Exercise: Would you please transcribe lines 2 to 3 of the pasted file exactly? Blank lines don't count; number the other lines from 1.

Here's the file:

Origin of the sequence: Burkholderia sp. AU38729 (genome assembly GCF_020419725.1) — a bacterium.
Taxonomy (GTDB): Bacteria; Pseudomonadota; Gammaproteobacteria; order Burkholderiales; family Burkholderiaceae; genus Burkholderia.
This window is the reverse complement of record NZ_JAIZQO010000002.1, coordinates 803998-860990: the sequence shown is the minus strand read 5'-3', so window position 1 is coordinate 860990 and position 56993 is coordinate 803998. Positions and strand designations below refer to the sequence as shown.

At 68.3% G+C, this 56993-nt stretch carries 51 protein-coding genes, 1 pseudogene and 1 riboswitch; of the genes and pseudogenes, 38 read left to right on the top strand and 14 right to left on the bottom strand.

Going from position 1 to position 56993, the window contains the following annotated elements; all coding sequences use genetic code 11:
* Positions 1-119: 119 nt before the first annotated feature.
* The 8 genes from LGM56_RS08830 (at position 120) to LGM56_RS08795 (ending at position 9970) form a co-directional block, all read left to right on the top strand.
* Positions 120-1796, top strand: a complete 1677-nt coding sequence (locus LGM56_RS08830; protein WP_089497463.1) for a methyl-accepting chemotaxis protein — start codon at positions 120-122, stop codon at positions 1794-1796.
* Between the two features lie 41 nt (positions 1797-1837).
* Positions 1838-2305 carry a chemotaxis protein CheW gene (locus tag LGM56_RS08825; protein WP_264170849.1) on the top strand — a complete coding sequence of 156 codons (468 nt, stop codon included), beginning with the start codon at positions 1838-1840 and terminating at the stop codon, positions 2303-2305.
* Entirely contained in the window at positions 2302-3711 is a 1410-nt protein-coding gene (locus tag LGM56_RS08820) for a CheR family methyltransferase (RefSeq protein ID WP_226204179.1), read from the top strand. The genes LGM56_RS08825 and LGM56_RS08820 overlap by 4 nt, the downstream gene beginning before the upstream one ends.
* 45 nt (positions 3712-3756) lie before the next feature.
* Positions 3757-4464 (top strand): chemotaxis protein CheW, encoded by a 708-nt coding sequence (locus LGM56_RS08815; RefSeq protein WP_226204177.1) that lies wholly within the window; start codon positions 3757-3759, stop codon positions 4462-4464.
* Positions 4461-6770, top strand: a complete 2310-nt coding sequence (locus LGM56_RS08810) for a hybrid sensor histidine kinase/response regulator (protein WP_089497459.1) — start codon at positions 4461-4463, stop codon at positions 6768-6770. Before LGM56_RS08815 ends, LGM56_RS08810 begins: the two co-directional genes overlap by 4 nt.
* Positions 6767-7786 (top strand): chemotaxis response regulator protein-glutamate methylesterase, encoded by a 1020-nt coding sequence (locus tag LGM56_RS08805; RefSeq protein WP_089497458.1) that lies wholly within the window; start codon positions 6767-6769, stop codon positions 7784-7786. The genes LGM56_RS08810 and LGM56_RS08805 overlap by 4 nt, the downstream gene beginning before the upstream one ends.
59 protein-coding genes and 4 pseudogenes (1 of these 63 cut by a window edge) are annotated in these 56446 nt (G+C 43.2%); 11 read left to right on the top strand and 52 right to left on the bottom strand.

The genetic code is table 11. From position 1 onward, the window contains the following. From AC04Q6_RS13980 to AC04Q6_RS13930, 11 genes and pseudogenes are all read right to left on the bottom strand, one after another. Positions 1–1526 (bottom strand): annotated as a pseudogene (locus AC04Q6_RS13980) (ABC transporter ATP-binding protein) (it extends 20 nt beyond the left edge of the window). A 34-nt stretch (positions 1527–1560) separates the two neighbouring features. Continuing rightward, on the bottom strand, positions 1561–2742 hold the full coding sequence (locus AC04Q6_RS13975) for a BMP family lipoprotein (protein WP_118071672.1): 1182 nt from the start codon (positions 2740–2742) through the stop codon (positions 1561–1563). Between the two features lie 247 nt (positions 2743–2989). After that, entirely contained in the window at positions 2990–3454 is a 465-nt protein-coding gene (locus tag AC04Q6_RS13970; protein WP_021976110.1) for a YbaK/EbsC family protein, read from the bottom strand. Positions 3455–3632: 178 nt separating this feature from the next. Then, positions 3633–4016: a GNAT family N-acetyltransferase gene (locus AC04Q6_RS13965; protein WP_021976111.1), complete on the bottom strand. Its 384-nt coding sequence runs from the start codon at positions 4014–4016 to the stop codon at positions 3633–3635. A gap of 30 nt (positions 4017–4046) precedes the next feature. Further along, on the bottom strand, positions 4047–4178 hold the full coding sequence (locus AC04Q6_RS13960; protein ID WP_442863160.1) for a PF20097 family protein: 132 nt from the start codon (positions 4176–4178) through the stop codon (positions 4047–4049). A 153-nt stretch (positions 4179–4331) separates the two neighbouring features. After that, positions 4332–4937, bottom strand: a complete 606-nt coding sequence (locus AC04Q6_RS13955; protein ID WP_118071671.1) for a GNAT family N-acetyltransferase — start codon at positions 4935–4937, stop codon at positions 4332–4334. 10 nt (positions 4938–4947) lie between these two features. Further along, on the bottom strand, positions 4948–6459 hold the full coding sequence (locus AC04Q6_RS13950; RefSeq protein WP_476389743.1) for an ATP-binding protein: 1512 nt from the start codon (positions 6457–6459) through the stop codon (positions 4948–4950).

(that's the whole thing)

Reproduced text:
Taxonomy (GTDB): Bacteria; Pseudomonadota; Gammaproteobacteria; order Burkholderiales; family Burkholderiaceae; genus Burkholderia.
This window is the reverse complement of record NZ_JAIZQO010000002.1, coordinates 803998-860990: the sequence shown is the minus strand read 5'-3', so window position 1 is coordinate 860990 and position 56993 is coordinate 803998. Positions and strand designations below refer to the sequence as shown.